Rhodes was fired and the band signed to EMI. There was a line-up change, too, as Andy “Stoker” Growcott replaced Bobby Ward on drums, and Andy Leek took Pete Saunders’ place at the organ. Dexys’ first single for EMI was Geno, a tribute to soul singer Geno Washington, written by Rowland and Archer. Rowland explained the subject matter to NME: “I was totally fed up with everything else at that time and so I started listening to all of Geno Washington’s old records and any other soul singles I could pick up for 10p around the markets.” It was an education put to good use, and Geno had it all: punchy horn riffs, a chorus readymade for the football terraces, and Rowland’s dramatic delivery. It gave Dexys Midnight Runners their first UK chart-topper.

Geno’s success only emboldened Rowland. “I think we’re becoming more intense,” he told The Face in 1980. “Musically we like to swim against the tide. Taking risks is very important to us… Inspiring other groups. That would be the greatest thing.”

“The lyrics just spilled out of me”

Striking while the iron was hot, Searching For The Young Soul Rebels was recorded in just 12 days with producer Pete Wingfield at Chipping Norton Recording Studios, in Oxfordshire, England. But the sessions did not go without incident. A dispute with EMI had been brewing and, on the final day of mixing, while Wingfield briefly left the studio, the band kidnapped the master tapes and drove them to Birmingham. The label demanded their return but, by that point, Dexys had started a UK tour. After resolving the issue and delivering the recordings the band realised they could have lost all their hard work – taking the tapes on the London Underground could have demagnetized them, wiping everything.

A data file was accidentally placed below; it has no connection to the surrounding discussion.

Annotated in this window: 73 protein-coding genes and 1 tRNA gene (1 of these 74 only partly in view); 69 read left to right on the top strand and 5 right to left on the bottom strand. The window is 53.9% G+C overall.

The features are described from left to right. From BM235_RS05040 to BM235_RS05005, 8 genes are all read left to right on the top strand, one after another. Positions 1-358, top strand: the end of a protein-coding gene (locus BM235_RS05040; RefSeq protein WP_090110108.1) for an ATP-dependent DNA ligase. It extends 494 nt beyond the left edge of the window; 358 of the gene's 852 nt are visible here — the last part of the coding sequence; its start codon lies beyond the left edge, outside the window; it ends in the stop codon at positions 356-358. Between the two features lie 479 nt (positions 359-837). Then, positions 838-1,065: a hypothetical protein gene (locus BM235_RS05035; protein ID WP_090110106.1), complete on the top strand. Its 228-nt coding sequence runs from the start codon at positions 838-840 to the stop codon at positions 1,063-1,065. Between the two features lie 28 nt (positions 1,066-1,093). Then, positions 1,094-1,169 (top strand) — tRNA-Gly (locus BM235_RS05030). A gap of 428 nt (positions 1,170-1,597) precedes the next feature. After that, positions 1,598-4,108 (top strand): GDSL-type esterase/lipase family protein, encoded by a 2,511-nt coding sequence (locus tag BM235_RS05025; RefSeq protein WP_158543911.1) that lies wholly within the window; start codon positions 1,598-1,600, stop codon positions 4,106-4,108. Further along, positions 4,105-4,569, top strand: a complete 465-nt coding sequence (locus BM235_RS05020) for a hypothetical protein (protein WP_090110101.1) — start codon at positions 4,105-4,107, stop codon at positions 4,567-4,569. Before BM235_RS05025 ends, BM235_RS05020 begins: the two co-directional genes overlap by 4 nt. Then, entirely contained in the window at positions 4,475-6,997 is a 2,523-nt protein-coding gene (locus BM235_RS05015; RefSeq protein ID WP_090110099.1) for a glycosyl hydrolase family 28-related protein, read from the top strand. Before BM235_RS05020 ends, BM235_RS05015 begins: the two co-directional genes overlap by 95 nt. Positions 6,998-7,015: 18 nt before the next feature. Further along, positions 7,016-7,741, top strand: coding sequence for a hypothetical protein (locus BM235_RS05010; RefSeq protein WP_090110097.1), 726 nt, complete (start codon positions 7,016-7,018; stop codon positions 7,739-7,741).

Luckily, there was no damage, and Searching For The Soul Rebels was released in all its glory on 11 July 1980. Burn It Down sets out Dexys’ stall perfectly, with Rowland sounding like he’s spoiling for a fight while paying tribute to some of Ireland’s greatest writers. He’d tell The Guardian, “I was sick of hearing anti-Irish prejudice all the time from really thick people and the lyrics just spilled out of me.” Equally heartfelt, Tell Me When My Light Turns Green finds Rowland wearing his heart on his sleeve, sharing his woes and pleading for a break as he sings to an utterly joyful, stomping soul backing.  

Elsewhere, I’m Just Looking and I Couldn’t Help If I Tried are gutsy outsider ballads showcasing Rowland’s melodramatic and utterly spellbinding sob-singing style. Meanwhile, Seven Days Too Long (a cover of Chuck Wood’s Northern soul classic) and Thankfully Not Living In Yorkshire It Doesn’t Apply demonstrate Dexys’ ability to tear it up. The album closes with There, There, My Dear, a statement of intent to set the heart racing: Rowland addresses a character called Robin, a personification of the pretentious and phoney music scene the singer wants to transcend. Shackles broken, Rowland sings, “You see, Robin/I’m just searching for the young soul rebels,” as the band achieve the thrilling “new soul vision” Rowland has been yearning for. 

The first iteration of Dexys Midnight Runners may have been short-lived, but Searching For The Young Soul Rebels’ power remains undimmed. It’s an ageless evocation of the excitement and frustration of youth, and a reminder of the singular vision, drive and talent of Kevin Rowland.

Looking for more? Check out our best 80s albums.